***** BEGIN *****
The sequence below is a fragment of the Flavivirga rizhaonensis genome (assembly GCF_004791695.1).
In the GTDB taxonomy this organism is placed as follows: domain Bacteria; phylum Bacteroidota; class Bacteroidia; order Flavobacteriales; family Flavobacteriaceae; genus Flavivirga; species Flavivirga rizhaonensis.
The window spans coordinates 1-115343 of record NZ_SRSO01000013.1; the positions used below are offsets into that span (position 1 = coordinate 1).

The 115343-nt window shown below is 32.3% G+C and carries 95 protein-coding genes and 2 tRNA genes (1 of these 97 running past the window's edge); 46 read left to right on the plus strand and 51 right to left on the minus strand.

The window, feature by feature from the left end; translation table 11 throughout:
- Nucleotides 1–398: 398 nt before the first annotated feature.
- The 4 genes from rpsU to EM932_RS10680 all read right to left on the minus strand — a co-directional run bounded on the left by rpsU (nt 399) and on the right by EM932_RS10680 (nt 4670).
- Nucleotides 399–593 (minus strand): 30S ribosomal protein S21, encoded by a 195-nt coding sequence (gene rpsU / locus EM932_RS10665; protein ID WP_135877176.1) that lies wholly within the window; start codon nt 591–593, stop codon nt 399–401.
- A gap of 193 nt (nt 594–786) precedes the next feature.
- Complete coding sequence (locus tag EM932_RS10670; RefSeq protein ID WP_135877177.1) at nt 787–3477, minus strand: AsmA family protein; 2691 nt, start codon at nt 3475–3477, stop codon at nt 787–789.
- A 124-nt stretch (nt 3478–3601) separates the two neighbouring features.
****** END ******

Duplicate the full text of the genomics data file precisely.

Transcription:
The sequence below is a fragment of the Flavivirga rizhaonensis genome (assembly GCF_004791695.1).
In the GTDB taxonomy this organism is placed as follows: domain Bacteria; phylum Bacteroidota; class Bacteroidia; order Flavobacteriales; family Flavobacteriaceae; genus Flavivirga; species Flavivirga rizhaonensis.
The window spans coordinates 1-115343 of record NZ_SRSO01000013.1; the positions used below are offsets into that span (position 1 = coordinate 1).

The 115343-nt window shown below is 32.3% G+C and carries 95 protein-coding genes and 2 tRNA genes (1 of these 97 running past the window's edge); 46 read left to right on the plus strand and 51 right to left on the minus strand.

The window, feature by feature from the left end; translation table 11 throughout:
- Nucleotides 1–398: 398 nt before the first annotated feature.
- The 4 genes from rpsU to EM932_RS10680 all read right to left on the minus strand — a co-directional run bounded on the left by rpsU (nt 399) and on the right by EM932_RS10680 (nt 4670).
- Nucleotides 399–593 (minus strand): 30S ribosomal protein S21, encoded by a 195-nt coding sequence (gene rpsU / locus EM932_RS10665; protein ID WP_135877176.1) that lies wholly within the window; start codon nt 591–593, stop codon nt 399–401.
- A gap of 193 nt (nt 594–786) precedes the next feature.
- Complete coding sequence (locus tag EM932_RS10670; RefSeq protein ID WP_135877177.1) at nt 787–3477, minus strand: AsmA family protein; 2691 nt, start codon at nt 3475–3477, stop codon at nt 787–789.
- A 124-nt stretch (nt 3478–3601) separates the two neighbouring features.